Hard-line critics of President Biden often say he makes the United States look weak. But during his visit to Japan he appeared to strengthen the bilateral relationship and encourage Prime Minister Kishida Fumio, who is worried the war in Ukraine could bring war to his country.
Biden was reassuring. He looked like a leader who genuinely cares about the Japanese people. And his younger counterpart conveyed a respectful deference to a trustworthy elder statesman with invaluable knowledge and experience that can help him keep Japan safe and free.
The right message to China on Taiwan
Biden’s comments on Taiwan were especially important. Many Japanese people fear China’s leaders could treat their Asian neighbors with the same vainglorious and callous disregard that propelled the Russian army into Ukraine and Europe into war.
Biden’s remarks were not a gaffe, or a departure from the status quo. The US government recognizes that the Republic of China (ROC)–the official name of the government of Taiwan–is a part of China. But the United States is also committed to helping defend it if the government in Beijing uses military force against its counterpart in Taipei. That’s been US policy since US President Harry Truman put the 7th fleet in the Taiwan Strait after Kim Il-sung attempted to use military force to unify Korea in 1950.
Communist China and the United States have been preparing for a military encounter over Taiwan almost as long as Biden has been alive. The Shanghai Communique of 1972 and the Taiwan Relations Act of 1979 were more products for US domestic political consumption than articulations of de facto US policy. The language in these and other public documents is intentionally fuzzy. The confidential mutual understandings that 1) the United States will not support independence for Taiwan and 2) the United States is prepared to respond to the use of military force by Beijing, are reasonably clear.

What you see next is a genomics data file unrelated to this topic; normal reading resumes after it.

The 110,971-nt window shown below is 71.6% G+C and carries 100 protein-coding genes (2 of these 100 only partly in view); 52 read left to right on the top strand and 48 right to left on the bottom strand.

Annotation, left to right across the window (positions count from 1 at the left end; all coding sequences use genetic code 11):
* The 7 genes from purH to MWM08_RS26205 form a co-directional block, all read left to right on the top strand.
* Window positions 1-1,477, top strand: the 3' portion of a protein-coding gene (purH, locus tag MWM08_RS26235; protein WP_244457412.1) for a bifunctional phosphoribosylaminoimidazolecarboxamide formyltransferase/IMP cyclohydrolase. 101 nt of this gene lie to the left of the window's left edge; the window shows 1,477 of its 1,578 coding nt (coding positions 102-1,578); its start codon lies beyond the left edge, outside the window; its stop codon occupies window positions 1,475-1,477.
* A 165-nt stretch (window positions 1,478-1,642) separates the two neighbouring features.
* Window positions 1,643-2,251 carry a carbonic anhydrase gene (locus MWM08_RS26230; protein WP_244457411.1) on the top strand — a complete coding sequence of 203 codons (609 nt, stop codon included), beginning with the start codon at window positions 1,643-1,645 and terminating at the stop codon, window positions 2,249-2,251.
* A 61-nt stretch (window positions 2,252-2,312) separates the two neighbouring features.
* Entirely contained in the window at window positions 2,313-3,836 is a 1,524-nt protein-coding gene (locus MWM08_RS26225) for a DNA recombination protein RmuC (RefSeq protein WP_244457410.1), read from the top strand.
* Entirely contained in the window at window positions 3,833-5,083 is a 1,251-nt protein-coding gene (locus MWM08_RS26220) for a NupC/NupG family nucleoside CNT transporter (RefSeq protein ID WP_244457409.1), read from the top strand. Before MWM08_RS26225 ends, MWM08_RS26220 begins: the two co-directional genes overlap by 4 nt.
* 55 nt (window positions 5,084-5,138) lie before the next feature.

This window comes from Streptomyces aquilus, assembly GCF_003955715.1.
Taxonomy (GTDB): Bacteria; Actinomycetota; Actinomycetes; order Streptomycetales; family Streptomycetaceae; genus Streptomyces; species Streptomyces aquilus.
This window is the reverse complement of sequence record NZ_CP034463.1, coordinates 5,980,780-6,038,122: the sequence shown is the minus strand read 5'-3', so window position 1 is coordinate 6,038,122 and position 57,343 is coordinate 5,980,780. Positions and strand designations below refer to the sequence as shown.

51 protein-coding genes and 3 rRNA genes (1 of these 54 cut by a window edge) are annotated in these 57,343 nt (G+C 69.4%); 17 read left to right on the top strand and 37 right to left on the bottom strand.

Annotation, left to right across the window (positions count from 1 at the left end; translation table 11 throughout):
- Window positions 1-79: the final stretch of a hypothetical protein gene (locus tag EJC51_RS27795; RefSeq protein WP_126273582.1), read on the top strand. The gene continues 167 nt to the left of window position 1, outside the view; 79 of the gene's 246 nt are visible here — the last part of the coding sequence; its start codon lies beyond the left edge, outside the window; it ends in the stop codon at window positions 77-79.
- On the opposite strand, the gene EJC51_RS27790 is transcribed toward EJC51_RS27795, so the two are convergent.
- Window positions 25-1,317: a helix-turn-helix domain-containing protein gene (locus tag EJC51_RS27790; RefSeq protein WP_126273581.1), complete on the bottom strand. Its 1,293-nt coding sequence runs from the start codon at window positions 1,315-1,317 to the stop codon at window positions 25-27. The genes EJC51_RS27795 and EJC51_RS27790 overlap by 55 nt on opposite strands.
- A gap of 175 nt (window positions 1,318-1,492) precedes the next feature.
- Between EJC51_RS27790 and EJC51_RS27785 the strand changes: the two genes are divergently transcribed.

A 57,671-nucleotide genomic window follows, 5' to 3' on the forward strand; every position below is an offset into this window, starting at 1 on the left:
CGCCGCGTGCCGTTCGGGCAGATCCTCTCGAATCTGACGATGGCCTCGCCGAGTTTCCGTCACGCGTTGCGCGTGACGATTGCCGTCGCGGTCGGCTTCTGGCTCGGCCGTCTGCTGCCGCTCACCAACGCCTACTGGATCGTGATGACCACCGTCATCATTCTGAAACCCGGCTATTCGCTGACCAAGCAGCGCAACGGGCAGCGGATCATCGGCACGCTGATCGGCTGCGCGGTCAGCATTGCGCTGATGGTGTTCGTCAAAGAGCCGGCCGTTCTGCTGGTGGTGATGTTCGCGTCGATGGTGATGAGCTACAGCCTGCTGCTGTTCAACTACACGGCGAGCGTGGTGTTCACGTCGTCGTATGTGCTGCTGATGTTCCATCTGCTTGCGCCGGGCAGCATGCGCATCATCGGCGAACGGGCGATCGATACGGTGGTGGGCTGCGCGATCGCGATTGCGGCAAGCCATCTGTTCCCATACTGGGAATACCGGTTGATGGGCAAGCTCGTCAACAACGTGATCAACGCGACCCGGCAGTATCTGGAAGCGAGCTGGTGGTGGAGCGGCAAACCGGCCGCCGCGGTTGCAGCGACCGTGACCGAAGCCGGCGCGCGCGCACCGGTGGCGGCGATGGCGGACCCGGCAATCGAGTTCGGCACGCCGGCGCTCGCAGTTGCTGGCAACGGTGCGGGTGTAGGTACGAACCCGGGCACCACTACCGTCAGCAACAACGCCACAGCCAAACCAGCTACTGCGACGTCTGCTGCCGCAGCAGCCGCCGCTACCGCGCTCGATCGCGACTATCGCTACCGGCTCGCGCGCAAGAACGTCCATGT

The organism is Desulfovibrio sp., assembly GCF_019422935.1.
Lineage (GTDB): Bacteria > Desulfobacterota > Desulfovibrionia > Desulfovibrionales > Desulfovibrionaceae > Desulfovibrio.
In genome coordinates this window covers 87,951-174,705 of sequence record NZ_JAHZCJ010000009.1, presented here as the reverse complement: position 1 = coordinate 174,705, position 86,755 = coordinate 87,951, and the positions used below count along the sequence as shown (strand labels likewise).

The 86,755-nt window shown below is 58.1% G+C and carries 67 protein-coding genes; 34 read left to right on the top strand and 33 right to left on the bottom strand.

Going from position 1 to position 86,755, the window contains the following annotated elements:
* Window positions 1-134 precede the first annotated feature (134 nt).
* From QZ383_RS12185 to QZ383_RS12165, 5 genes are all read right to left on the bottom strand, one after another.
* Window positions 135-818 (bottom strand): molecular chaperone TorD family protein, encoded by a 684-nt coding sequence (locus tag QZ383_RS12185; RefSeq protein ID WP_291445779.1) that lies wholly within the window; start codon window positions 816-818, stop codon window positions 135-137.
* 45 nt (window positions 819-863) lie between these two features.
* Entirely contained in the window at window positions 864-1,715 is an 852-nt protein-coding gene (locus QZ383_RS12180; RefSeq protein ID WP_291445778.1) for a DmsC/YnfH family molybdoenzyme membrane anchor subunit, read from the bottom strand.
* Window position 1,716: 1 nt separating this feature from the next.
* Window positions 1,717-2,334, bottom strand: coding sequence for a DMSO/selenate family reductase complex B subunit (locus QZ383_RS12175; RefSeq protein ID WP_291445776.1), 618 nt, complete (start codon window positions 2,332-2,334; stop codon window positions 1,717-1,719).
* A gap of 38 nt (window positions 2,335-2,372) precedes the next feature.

Undermining either of those understandings could make the worst fears of the Japanese people come true. Biden reinforced both to great effect. His comments on defending Taiwan made public what was privately assumed. They went a long way towards relieving Japanese anxieties that Chinese President Xi Jinping could make the same miscalculation as the Russian leader he seems to admire.
At the same time, Biden’s reaffirmation of support for a single China that includes Taiwan relieved Beijing’s growing fears that the United States would change a position on the island’s sovereignty established by US President Franklin D. Roosevelt at the Cairo Conference in 1943. That position was unchallenged by the governments in Taipei and Beijing for nearly five decades until ROC President Lee Teng-hui attempted to unilaterally change that status quo in the 1990s.
US domestic political support for an independent Taiwan has been growing ever since. It reached new heights with the encouragement of former US Secretary of State Mike Pompeo. While Biden’s public comments on defending Taiwan may have angered Chinese leaders, his defense of the status quo on Taiwan’s sovereignty reassured them at the same time.